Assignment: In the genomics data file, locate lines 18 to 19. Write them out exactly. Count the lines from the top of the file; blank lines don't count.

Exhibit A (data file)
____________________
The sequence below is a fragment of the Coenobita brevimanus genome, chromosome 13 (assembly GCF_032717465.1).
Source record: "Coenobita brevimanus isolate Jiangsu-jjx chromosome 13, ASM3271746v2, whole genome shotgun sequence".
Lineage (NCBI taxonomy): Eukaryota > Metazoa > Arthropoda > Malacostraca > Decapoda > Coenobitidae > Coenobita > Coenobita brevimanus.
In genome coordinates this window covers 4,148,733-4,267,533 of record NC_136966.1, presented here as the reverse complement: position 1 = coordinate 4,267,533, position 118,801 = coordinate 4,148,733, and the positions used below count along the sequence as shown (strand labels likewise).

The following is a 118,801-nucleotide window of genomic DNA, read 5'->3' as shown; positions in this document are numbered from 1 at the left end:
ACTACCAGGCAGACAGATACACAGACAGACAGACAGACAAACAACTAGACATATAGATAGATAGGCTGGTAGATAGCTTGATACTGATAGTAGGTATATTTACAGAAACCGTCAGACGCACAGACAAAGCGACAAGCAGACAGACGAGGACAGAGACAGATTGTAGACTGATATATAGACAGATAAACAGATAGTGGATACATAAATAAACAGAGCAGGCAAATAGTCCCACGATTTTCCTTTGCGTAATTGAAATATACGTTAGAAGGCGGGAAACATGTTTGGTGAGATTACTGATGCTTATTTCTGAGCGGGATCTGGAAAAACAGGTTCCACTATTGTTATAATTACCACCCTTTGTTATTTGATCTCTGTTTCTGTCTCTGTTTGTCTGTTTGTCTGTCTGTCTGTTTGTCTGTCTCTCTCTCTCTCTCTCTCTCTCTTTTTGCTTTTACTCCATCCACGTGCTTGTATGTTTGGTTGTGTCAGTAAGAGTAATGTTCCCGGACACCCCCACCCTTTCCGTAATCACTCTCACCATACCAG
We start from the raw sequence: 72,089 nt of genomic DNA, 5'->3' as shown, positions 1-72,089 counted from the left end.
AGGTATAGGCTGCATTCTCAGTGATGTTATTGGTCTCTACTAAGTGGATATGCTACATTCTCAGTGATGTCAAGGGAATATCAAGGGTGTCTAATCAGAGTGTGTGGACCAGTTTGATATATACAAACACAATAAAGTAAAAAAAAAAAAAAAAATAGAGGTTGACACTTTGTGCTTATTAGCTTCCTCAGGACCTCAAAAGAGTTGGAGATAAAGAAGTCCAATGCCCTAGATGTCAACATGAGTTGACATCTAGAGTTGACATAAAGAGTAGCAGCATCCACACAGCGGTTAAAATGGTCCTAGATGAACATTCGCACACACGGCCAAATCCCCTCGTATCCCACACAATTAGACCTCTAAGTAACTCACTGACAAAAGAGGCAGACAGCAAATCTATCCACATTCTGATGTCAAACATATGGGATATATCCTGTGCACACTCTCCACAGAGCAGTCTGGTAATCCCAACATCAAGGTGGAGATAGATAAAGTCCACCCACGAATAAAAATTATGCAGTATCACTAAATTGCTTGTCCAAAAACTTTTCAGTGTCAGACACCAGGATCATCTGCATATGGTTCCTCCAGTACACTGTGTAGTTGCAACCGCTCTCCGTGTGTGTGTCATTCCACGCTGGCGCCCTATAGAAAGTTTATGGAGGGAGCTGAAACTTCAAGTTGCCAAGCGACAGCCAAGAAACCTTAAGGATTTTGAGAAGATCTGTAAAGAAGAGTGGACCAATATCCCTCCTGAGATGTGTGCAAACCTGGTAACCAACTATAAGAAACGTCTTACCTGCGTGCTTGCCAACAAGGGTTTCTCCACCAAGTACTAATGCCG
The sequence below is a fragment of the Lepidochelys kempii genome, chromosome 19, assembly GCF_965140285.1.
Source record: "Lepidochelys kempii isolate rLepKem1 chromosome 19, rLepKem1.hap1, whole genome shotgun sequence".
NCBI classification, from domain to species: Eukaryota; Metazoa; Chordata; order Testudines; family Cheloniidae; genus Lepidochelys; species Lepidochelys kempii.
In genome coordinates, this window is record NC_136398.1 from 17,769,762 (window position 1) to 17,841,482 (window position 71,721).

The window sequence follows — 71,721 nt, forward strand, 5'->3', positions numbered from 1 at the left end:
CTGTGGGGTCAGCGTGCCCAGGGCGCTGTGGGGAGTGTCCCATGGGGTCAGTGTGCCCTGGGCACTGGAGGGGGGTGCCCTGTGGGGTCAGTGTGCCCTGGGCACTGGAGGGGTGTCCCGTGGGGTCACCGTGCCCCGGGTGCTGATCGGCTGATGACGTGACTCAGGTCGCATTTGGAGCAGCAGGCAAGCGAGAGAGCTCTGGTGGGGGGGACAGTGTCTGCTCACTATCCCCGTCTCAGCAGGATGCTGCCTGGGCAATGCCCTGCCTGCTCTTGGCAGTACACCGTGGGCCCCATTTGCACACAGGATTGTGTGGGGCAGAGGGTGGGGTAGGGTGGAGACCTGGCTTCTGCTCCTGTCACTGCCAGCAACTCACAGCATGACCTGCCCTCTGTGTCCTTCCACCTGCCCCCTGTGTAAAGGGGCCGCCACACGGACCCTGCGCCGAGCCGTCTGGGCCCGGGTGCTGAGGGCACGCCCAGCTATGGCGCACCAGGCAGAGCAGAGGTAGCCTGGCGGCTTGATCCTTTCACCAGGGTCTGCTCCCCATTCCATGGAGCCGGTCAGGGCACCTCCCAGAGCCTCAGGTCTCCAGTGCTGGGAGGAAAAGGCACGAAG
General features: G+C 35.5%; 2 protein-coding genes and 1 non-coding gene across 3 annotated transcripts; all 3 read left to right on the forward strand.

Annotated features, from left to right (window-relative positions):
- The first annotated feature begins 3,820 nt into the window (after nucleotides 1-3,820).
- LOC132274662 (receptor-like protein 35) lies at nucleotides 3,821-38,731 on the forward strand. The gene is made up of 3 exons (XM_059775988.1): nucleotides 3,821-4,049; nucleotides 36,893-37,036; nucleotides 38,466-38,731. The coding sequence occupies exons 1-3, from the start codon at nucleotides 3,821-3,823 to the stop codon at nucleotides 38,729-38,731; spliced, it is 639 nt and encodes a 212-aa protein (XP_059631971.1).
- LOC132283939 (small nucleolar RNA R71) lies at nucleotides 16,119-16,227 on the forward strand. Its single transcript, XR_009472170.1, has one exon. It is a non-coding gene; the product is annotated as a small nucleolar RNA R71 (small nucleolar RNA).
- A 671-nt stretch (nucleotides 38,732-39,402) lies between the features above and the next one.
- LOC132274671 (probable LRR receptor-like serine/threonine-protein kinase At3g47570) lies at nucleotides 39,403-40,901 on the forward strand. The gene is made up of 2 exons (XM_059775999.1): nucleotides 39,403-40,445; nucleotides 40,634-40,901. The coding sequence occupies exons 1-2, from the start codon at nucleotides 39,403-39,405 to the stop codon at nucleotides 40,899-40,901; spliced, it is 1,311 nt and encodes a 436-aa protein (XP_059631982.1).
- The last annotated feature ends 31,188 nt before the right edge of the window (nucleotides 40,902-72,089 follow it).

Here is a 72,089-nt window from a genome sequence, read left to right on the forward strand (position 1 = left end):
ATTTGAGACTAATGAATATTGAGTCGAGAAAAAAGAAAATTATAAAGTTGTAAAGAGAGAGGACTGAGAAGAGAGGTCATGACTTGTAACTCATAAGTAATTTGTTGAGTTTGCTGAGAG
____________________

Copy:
- LOC132274662 (receptor-like protein 35) lies at nucleotides 3,821-38,731 on the forward strand. The gene is made up of 3 exons (XM_059775988.1): nucleotides 3,821-4,049; nucleotides 36,893-37,036; nucleotides 38,466-38,731. The coding sequence occupies exons 1-3, from the start codon at nucleotides 3,821-3,823 to the stop codon at nucleotides 38,729-38,731; spliced, it is 639 nt and encodes a 212-aa protein (XP_059631971.1).
- LOC132283939 (small nucleolar RNA R71) lies at nucleotides 16,119-16,227 on the forward strand. Its single transcript, XR_009472170.1, has one exon. It is a non-coding gene; the product is annotated as a small nucleolar RNA R71 (small nucleolar RNA).